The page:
Elon Musk’s First 5 Moves as “Chief Twit”
(ReliableNews.org) – After months of negotiation and legal wrangling, Elon Musk closed on his $44 billion deal to purchase Twitter on October 27. He celebrated by changing his status to “Chief Twit” and messaging, “the bird is freed.” In the fast-paced first week of his historic purchase, here are five top moves the tech billionaire made and their significance.
- Out With the Old
Almost immediately upon closing the deal, Musk fired Twitter’s top leadership “for a cause.” He axed CEO Parag Agrawal, CFO Ned Segal, General Counsel Sean Edgett, and Legal Chief Vijaya Gadde. Additionally, executives Sarah Personette, Chief Customer Officer, and Dalana Brand, Twitter’s Diversity Officer, both resigned.
Yet, cuts have run deeper than just the executive team. On Friday, November 4, Musk lamented that a “massive drop in revenue” required a layoff, estimated by some Twitter insiders to be up to 50% of the workforce.
- In With the New
Even as layoffs began, Musk brought in more than 50 software experts from Tesla and other tech holdings to review code and suggest upgrades.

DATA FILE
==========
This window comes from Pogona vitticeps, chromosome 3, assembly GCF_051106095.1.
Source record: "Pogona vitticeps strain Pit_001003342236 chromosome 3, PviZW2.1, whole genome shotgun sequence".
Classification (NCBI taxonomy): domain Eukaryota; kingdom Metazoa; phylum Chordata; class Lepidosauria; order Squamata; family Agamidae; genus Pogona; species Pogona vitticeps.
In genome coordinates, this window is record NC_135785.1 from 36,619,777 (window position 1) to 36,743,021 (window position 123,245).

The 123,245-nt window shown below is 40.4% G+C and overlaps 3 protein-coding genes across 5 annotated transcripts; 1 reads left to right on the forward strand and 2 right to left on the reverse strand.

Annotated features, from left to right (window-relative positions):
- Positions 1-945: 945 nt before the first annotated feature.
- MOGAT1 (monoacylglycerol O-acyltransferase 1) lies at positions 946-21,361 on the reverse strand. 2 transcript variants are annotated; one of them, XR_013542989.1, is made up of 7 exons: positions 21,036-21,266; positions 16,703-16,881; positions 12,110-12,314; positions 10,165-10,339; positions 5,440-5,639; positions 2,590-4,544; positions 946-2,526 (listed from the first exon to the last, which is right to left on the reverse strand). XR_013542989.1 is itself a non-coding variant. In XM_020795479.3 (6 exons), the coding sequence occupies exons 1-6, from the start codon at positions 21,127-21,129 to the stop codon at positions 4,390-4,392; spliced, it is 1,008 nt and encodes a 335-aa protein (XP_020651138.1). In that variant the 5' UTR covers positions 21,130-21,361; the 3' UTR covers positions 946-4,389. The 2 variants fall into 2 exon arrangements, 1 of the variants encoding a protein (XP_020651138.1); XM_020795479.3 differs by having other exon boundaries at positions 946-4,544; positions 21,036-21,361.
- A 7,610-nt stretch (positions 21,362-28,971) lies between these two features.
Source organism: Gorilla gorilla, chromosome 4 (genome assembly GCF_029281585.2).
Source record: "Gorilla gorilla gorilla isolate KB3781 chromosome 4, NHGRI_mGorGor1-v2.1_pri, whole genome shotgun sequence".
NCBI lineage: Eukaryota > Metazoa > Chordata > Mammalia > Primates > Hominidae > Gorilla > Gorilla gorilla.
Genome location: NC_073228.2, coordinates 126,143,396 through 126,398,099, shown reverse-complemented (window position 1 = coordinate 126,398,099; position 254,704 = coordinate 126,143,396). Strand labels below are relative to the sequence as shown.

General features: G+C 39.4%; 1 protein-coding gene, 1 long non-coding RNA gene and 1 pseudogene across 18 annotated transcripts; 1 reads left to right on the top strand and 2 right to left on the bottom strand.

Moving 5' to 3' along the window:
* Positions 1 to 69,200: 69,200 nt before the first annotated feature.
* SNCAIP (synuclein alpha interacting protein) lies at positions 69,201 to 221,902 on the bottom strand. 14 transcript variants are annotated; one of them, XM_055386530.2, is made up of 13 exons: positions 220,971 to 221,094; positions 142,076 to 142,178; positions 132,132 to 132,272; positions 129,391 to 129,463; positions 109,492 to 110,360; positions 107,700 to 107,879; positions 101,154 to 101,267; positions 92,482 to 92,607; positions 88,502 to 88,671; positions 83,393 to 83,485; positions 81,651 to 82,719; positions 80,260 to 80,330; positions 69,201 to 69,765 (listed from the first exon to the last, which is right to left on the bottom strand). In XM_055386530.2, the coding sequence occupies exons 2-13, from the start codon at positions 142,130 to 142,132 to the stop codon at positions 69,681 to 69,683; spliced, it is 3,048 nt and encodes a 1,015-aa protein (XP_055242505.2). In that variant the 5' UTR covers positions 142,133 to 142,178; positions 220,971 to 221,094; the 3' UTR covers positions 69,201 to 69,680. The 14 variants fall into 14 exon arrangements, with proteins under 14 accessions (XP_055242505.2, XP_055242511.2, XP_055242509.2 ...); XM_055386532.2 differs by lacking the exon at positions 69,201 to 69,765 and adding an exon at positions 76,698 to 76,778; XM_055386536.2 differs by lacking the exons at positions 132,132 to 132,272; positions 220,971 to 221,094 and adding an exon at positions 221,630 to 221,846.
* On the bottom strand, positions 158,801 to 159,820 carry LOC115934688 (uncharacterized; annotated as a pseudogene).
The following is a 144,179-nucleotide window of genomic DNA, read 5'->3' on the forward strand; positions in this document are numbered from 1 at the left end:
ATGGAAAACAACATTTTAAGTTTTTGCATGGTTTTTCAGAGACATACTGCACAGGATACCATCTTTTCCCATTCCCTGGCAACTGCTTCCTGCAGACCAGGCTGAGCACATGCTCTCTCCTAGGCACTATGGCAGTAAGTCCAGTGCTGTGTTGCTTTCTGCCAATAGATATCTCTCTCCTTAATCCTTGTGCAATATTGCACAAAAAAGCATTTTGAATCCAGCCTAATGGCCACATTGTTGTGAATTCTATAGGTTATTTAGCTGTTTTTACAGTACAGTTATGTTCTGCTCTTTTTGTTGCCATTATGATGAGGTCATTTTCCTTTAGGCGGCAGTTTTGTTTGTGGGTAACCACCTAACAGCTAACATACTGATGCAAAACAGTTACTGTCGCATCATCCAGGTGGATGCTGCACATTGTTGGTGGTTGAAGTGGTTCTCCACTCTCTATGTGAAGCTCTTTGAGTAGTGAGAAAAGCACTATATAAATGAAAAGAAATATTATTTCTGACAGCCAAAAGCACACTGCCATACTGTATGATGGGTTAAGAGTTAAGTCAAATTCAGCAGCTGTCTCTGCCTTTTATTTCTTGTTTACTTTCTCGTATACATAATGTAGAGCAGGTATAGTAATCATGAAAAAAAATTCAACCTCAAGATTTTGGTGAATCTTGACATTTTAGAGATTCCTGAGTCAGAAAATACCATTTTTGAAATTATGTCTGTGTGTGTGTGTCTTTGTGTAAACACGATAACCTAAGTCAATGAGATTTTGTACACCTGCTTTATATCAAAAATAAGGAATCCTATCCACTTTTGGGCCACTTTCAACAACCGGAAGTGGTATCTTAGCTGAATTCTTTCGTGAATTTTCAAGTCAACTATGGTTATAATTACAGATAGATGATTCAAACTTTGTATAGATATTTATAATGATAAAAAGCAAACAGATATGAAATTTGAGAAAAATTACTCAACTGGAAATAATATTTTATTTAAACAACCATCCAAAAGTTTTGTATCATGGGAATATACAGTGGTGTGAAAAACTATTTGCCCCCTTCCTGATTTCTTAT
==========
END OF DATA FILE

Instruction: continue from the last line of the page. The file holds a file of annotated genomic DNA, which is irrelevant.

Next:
- Sweeping Up and Restructuring
When Musk purchased Twitter, he took sole ownership rather than maintaining the corporate structure with all the regulatory and legal complexities. To do that, he had to dissolve the board of directors and file legal forms with the Securities and Exchange Commission (SEC). He assured followers the sole proprietorship was temporary while he implements changes.
- Fixing Broken Infrastructure
Moderation was a sore point with Musk before he purchased the platform. So it’s no surprise he would move to fix that area first. Unfortunately, the move has caused backlash and advertisers have frozen or dropped accounts, causing a loss of revenue. While the tech wizard plans to revise the moderation board, he’s also countering the drop in revenue by proposing a monthly fee of $8 to obtain or maintain a blue checkmark verification on each profile. Musk also sees the move as a way to rein in bad actors from disseminating misinformation.
- Everything Old Is New Again?
Almost whimsically, the tech billionaire ran a poll on Sunday evening, October 30, asking Twitter users how they felt about reviving Vine, a short-form video-hosting service that would essentially compete with TikTok. More than two-thirds of the 4.9 million respondents favored the idea.
Bring back Vine?
— Elon Musk (@elonmusk) October 31, 2022
Musk has sown the seeds in his first week as Twitter’s new owner, making substantial changes that have already affected the way the platform runs and how users perceive it.
What will he reap in his first month?
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